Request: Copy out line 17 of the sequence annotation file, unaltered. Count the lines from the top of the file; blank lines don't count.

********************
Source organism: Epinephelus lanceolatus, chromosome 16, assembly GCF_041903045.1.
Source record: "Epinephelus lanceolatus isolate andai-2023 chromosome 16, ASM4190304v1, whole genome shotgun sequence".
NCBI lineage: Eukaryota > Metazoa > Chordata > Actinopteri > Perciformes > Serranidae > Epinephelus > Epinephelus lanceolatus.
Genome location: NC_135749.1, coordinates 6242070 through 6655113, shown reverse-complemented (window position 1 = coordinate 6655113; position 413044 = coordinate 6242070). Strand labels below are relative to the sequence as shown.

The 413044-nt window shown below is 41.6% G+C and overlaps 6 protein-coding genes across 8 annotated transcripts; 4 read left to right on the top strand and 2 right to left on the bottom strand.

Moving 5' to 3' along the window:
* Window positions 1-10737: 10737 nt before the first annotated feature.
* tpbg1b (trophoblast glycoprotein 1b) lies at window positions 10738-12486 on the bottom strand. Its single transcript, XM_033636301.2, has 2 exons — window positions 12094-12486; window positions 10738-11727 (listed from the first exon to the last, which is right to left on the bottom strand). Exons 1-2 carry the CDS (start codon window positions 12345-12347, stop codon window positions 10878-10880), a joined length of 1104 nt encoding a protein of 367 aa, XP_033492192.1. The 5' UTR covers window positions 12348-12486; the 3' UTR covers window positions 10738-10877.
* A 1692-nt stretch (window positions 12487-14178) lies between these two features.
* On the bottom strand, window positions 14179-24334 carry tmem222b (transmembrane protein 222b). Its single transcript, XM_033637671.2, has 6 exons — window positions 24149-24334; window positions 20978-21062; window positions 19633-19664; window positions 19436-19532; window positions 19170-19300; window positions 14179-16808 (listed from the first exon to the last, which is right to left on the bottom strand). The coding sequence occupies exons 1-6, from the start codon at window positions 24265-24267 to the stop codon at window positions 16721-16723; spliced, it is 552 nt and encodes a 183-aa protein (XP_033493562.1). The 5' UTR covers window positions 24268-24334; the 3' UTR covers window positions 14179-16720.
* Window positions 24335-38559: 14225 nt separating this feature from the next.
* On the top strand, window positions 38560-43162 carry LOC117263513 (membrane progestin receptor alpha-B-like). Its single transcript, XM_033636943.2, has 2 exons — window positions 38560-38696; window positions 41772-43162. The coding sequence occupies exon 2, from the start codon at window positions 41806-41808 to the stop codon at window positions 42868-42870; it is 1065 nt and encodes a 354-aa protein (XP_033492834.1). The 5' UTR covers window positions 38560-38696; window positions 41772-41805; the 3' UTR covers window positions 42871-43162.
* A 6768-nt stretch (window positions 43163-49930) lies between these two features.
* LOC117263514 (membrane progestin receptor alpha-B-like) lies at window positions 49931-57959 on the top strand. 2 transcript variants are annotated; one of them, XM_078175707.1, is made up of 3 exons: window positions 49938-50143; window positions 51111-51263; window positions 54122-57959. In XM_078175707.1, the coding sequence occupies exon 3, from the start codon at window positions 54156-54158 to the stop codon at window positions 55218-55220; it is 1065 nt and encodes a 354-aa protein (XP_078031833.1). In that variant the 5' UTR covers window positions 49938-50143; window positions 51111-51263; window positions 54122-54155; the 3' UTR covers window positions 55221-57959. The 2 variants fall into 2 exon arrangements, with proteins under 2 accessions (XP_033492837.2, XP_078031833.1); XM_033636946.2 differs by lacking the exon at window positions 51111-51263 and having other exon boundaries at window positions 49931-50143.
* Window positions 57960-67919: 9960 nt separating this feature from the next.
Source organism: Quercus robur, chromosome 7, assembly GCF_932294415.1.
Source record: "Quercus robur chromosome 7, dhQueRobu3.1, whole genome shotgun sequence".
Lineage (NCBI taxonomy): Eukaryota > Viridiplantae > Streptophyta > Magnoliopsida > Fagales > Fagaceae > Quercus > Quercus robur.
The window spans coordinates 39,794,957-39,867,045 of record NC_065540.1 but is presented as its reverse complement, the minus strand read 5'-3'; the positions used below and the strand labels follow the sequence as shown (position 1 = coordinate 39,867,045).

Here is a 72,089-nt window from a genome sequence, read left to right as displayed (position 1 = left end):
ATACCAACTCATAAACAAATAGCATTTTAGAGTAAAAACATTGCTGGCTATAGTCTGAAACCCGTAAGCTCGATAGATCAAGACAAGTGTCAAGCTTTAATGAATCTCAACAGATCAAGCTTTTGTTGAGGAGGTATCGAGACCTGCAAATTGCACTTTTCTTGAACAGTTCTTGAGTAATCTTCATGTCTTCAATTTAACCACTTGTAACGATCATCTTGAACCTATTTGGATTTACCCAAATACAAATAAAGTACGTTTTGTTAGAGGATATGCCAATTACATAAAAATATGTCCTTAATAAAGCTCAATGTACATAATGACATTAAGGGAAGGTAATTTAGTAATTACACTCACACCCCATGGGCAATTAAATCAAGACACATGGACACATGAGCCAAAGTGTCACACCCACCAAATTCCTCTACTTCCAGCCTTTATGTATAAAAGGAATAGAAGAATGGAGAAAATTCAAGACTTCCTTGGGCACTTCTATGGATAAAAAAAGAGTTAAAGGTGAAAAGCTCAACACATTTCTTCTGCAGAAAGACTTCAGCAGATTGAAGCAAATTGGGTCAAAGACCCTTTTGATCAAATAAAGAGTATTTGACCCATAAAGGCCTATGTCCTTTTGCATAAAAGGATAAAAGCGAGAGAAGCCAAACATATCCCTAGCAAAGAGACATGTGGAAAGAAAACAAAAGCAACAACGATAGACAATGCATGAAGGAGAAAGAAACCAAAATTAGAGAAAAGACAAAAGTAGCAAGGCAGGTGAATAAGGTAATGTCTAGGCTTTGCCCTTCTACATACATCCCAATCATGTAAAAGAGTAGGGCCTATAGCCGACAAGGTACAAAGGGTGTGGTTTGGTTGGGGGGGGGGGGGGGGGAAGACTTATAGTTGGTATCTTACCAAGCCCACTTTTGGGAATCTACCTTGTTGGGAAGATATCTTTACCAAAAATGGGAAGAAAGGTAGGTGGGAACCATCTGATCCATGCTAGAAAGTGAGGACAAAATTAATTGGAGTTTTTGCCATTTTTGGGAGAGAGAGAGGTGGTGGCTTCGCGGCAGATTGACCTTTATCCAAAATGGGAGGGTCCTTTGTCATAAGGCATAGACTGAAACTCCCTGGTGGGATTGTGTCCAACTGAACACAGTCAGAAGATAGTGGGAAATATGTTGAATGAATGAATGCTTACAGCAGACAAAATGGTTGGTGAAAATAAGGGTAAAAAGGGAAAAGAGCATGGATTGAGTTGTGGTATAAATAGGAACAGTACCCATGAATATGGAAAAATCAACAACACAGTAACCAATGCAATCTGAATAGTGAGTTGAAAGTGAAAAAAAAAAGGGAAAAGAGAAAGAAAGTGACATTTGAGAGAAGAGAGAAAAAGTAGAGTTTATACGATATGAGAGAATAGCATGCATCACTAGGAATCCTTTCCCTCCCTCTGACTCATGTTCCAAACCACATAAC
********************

Source record: "Quercus robur chromosome 7, dhQueRobu3.1, whole genome shotgun sequence".